for buy propecia our drug store

Changes in Child-Care Subsidy Could Save Hundreds for Low-Income Families in Monroe County

Patti Singer

Monroe County is reducing the amount that some low-income families pay for subsidized child care. File photo

Some low-income families whose child care costs are subsidized will save an average of $800 year after Monroe County announced it will lower the mandated “parent fee” for the service.

The “parent fee” is required by the state and is based on the federal poverty level for family income and family size. The lowest-income working families pay $1 a week. For working families with higher incomes but still below a certain level, the amount they pay will decrease by 10%.

County Executive Cheryl Dinolfo announced the reduction July 8. The change takes effect Aug. 5.

The total cost of the change is about $1.7 million per year, which the county will have to absorb. The amount will be prorated for the rest of the 2019 budget year. Spokesman Jesse Sleezer said the county will not cut services or raise taxes to cover the expense.

The county subsidizes the cost of child care for eligible families, but families choose where the care is provided. On average, the county subsidizes care for about 7,500 children a year. The lower parent fee will affect about 2,200 families that support 4,600 children.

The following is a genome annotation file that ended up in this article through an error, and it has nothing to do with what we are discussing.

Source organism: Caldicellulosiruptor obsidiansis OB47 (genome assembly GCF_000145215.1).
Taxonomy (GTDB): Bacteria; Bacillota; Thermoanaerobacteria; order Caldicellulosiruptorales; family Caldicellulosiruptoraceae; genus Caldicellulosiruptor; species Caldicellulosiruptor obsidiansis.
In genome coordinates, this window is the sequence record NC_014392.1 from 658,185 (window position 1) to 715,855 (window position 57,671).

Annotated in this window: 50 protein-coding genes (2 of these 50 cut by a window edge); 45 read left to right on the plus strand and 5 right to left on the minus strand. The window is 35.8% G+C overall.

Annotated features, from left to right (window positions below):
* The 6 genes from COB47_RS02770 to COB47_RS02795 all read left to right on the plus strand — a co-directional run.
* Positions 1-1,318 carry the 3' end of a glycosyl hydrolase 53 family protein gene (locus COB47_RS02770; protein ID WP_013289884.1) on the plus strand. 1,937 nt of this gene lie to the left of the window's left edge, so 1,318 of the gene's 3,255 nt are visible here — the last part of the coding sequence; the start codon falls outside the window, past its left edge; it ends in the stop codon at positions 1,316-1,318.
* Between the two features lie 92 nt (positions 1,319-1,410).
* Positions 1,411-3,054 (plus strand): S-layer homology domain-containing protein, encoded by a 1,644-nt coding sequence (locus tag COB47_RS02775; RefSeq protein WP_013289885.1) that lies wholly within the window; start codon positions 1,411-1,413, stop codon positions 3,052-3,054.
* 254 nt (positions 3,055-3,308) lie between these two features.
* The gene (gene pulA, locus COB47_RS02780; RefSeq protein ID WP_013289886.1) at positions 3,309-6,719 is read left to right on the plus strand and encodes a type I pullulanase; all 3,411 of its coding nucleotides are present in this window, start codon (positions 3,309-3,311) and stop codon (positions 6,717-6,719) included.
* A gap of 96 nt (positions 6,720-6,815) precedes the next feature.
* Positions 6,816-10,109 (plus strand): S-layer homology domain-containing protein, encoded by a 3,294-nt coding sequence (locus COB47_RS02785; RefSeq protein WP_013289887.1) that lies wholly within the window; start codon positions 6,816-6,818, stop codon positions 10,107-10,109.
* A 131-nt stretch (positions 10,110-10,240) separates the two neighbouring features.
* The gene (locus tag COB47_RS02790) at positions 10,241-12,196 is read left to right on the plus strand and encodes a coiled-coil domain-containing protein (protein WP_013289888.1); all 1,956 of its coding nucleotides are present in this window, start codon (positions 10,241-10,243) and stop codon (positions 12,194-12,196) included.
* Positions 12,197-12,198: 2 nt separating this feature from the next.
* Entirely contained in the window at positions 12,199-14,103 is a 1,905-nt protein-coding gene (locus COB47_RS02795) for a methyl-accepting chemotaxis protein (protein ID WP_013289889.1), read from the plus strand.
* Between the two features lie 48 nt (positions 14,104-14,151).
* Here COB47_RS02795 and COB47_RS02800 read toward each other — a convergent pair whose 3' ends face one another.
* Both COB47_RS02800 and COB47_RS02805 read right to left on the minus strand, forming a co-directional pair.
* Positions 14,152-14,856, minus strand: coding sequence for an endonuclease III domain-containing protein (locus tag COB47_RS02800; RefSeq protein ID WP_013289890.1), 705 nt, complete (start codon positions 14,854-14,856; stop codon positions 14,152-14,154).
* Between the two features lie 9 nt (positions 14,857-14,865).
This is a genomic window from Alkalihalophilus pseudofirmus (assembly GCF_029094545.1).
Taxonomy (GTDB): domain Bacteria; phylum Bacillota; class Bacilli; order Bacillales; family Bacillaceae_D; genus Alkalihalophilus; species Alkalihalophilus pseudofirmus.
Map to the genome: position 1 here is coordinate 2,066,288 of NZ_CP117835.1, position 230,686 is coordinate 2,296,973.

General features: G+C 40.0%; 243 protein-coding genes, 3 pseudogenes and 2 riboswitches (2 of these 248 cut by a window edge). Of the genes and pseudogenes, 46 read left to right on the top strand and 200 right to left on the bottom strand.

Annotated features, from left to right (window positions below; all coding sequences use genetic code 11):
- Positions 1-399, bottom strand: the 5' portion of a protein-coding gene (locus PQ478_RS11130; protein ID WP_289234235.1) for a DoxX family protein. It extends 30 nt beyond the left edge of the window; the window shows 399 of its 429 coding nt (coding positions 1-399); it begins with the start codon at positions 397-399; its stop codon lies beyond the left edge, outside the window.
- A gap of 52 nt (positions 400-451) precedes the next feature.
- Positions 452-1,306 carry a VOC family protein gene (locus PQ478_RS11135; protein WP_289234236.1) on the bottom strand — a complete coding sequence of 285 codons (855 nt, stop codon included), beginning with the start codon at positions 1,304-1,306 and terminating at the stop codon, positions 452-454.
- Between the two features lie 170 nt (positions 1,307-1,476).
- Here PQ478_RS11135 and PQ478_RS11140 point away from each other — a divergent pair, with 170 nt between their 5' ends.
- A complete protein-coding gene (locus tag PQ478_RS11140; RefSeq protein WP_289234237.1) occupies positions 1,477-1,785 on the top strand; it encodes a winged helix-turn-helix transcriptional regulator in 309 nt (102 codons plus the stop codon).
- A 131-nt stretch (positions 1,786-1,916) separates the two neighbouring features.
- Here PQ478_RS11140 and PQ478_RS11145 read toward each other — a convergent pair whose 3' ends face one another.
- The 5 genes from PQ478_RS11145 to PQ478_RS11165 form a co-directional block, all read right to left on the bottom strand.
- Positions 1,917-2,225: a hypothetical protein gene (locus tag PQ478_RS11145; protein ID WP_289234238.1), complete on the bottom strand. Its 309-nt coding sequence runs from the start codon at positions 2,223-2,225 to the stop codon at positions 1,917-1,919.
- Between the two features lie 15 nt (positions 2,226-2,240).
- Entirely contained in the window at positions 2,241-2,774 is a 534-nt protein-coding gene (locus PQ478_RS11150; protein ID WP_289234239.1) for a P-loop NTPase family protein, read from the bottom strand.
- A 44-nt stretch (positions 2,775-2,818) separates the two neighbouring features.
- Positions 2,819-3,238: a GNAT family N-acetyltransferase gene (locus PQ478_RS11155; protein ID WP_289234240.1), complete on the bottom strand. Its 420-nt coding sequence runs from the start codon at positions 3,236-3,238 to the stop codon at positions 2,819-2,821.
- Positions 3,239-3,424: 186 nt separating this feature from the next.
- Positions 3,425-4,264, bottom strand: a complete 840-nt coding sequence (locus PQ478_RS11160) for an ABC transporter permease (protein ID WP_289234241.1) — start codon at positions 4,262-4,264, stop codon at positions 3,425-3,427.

Sleezer said the reduction in parent fee was not driven by the upcoming election. Dinolfo is running for re-election against County Clerk Adam Bello.

Sleezer said that under Dinolfo, the county has committed to subsidizing child care for low-income families. He said the county invests nearly $48 million a year in the program, which he said is more than what Albany, Erie and Onondaga counties spend combined.

“We’ve often talked that the child care program isn’t just a social service program,” Sleezer said. “Children who benefit from reliable, quality child care go on to do better in school … and have more long-term success. Beyond that, it’s really a workforce development program. When kids are in reliable, quality child care, their parents are confident they can get a job and stay in the job and work their way up the ladder.”

If families have questions about the subsidy or child care in general, call (585) 753-6960 or go to